If we take that as a premise, then we can easily see how to derive the standards rights that we know. We have rights to life (and to suicide, which I would say is almost as important a right), liberty, self-determination (both for the individual and for the communities which individuals form), freedom of expression, to be treated equally and fairly by the law (which in Anarchist terms would translate into the universality principle), freedom of movement, property, and so on. All of these can be more simply seen as forms of value-expression, or ways of systemically preserving value-expression (e.g. opposition to State intervention).
This foundation of rights, like self-ownership, refutes the existence of “social, cultural and economic rights” (as opposed to the rights I have just talked about, which are commonly called “human rights”) such as a right to work or a right to education, since these imply aggressing on other people. You could say that I have the right to freedom of education, I have the right to acquire an education in any way I can if that’s what I so desire, just like I have a right to freedom as a whole, but I do not have the right to an education. If I have a right to an education, then other people must be coerced into giving me an education, in accordance with whatever rules are set for this right by the ruling class (for obviously we must define and specify what an education is, in order to give people a right to it). if the educators in a given society refused to dispense such education, or disagreed with the rules proposed, then they would have to be aggressed upon to do so, since they would be breaking my right.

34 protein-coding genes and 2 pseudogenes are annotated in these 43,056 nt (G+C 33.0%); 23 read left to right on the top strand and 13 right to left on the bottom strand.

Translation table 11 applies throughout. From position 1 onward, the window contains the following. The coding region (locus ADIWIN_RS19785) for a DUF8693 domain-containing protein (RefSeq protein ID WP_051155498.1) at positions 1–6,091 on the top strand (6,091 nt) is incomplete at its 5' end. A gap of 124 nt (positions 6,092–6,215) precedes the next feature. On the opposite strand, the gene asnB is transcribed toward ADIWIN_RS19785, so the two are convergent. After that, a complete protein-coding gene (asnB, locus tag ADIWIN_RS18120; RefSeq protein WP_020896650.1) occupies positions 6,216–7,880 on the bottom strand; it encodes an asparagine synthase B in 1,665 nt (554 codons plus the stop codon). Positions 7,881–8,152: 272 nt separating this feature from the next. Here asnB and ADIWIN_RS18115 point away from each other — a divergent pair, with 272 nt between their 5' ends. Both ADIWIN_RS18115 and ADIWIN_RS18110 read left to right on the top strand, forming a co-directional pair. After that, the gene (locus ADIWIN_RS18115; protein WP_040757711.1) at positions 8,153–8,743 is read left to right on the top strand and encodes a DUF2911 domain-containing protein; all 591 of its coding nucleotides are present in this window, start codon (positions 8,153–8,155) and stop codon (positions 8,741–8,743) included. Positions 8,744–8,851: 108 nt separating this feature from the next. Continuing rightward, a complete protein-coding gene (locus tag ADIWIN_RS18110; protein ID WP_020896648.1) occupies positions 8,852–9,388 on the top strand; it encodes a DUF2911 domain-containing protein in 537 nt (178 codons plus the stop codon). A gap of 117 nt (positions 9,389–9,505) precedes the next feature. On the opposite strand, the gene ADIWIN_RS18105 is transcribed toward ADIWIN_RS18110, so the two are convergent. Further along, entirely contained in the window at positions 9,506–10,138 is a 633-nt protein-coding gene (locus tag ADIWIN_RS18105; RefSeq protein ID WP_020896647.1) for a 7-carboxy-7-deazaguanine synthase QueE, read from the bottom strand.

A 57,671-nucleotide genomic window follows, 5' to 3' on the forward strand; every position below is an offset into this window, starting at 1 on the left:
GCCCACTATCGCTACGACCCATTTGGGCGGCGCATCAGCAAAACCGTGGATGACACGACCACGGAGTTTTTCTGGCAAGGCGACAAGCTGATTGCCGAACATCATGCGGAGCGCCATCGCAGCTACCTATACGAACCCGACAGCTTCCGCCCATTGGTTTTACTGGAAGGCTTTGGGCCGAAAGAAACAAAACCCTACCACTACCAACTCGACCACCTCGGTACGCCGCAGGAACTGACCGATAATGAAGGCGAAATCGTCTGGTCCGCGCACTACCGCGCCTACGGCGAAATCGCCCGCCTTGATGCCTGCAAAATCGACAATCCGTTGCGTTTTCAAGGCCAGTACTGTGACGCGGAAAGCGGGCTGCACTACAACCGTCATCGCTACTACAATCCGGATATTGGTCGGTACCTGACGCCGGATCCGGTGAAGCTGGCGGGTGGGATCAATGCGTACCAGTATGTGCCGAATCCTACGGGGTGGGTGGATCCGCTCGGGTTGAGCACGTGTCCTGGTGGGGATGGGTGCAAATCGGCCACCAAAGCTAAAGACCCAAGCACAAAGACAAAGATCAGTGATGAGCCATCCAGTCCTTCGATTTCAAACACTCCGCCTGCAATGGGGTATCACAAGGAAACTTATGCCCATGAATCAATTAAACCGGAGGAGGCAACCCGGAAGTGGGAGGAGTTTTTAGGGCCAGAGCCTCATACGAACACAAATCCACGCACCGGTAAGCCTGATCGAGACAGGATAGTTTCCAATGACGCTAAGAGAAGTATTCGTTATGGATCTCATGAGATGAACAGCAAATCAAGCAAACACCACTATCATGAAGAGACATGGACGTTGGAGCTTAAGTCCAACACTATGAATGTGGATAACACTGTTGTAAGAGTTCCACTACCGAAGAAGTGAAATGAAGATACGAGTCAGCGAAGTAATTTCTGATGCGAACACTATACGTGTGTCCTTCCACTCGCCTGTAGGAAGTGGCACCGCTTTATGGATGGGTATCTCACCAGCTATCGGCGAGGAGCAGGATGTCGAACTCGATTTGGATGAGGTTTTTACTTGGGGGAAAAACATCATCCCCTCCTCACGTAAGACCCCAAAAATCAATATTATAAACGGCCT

One could argue, using the equality principle, that economic equality is necessary for freedom, and is therefore also a right. I agree with this statement, but only insofar as we are talking about the Anarchist concept of equality, which is not distinct from freedom and therefore follows the same logic. Equality is certainly not an “economic right.” Neither, for that matter, is the idea of collective possession of natural resources. Neither of these imply aggression by their mere existence, like all “economic” rights, and they can both be completely translated in terms of “human rights.”
So, while self-ownership is meaningless, rights can be derived from the justified protection of value-expression. Is it possible for someone to deny that it is justified to protect value-expression? Kinsella’s estoppel argument refutes such attempts, just as it always does. If we claim that protecting one’s value-expression is unjustified, then we are necessarily saying that attacking another person’s value-expression is justified. But if that is the case, then rights still exist: we have merely changed their content to “you can use force to suppress value-expression in others,” in short the only right left in existence is the right to suppress directed actions. But since such a suppression is a directed action itself, it is a contradiction, and thus the scenario collapses.
For more on this topic, also read “Is self-ownership a misnomer?”, from Polycentric Order.